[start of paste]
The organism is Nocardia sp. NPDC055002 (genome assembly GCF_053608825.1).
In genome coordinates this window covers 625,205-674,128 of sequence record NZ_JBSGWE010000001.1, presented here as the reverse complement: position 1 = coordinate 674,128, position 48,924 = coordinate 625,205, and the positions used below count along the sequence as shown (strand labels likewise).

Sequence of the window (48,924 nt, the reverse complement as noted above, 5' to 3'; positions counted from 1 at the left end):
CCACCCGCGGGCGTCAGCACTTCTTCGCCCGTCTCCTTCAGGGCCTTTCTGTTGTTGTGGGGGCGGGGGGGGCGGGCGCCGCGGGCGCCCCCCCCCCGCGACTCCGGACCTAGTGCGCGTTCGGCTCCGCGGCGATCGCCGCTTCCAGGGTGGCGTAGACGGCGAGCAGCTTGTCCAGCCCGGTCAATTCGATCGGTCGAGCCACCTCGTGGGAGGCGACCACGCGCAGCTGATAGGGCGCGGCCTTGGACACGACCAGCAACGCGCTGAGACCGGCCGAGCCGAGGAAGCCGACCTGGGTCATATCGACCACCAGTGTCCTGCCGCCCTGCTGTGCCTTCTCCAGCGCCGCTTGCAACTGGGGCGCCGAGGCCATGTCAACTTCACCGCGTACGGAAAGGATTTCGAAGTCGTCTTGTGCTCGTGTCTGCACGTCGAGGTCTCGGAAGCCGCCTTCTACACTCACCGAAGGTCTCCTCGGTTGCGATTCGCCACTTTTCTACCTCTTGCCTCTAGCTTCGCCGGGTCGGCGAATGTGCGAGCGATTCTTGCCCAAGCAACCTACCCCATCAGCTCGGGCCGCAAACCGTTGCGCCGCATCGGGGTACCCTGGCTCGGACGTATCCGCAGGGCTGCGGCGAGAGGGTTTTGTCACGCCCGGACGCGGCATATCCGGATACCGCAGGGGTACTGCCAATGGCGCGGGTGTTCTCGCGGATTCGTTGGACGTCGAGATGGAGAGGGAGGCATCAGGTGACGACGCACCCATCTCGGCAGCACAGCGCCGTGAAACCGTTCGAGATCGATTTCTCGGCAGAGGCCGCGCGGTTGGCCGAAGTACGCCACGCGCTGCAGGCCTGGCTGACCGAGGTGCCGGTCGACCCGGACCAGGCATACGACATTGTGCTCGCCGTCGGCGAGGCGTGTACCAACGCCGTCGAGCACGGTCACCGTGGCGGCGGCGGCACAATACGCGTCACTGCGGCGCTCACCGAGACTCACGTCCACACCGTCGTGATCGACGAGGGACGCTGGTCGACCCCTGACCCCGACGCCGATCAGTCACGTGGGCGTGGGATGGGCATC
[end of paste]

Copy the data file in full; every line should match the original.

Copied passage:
The organism is Nocardia sp. NPDC055002 (genome assembly GCF_053608825.1).
In genome coordinates this window covers 625,205-674,128 of sequence record NZ_JBSGWE010000001.1, presented here as the reverse complement: position 1 = coordinate 674,128, position 48,924 = coordinate 625,205, and the positions used below count along the sequence as shown (strand labels likewise).

Sequence of the window (48,924 nt, the reverse complement as noted above, 5' to 3'; positions counted from 1 at the left end):
CCACCCGCGGGCGTCAGCACTTCTTCGCCCGTCTCCTTCAGGGCCTTTCTGTTGTTGTGGGGGCGGGGGGGGCGGGCGCCGCGGGCGCCCCCCCCCCGCGACTCCGGACCTAGTGCGCGTTCGGCTCCGCGGCGATCGCCGCTTCCAGGGTGGCGTAGACGGCGAGCAGCTTGTCCAGCCCGGTCAATTCGATCGGTCGAGCCACCTCGTGGGAGGCGACCACGCGCAGCTGATAGGGCGCGGCCTTGGACACGACCAGCAACGCGCTGAGACCGGCCGAGCCGAGGAAGCCGACCTGGGTCATATCGACCACCAGTGTCCTGCCGCCCTGCTGTGCCTTCTCCAGCGCCGCTTGCAACTGGGGCGCCGAGGCCATGTCAACTTCACCGCGTACGGAAAGGATTTCGAAGTCGTCTTGTGCTCGTGTCTGCACGTCGAGGTCTCGGAAGCCGCCTTCTACACTCACCGAAGGTCTCCTCGGTTGCGATTCGCCACTTTTCTACCTCTTGCCTCTAGCTTCGCCGGGTCGGCGAATGTGCGAGCGATTCTTGCCCAAGCAACCTACCCCATCAGCTCGGGCCGCAAACCGTTGCGCCGCATCGGGGTACCCTGGCTCGGACGTATCCGCAGGGCTGCGGCGAGAGGGTTTTGTCACGCCCGGACGCGGCATATCCGGATACCGCAGGGGTACTGCCAATGGCGCGGGTGTTCTCGCGGATTCGTTGGACGTCGAGATGGAGAGGGAGGCATCAGGTGACGACGCACCCATCTCGGCAGCACAGCGCCGTGAAACCGTTCGAGATCGATTTCTCGGCAGAGGCCGCGCGGTTGGCCGAAGTACGCCACGCGCTGCAGGCCTGGCTGACCGAGGTGCCGGTCGACCCGGACCAGGCATACGACATTGTGCTCGCCGTCGGCGAGGCGTGTACCAACGCCGTCGAGCACGGTCACCGTGGCGGCGGCGGCACAATACGCGTCACTGCGGCGCTCACCGAGACTCACGTCCACACCGTCGTGATCGACGAGGGACGCTGGTCGACCCCTGACCCCGACGCCGATCAGTCACGTGGGCGTGGGATGGGCATC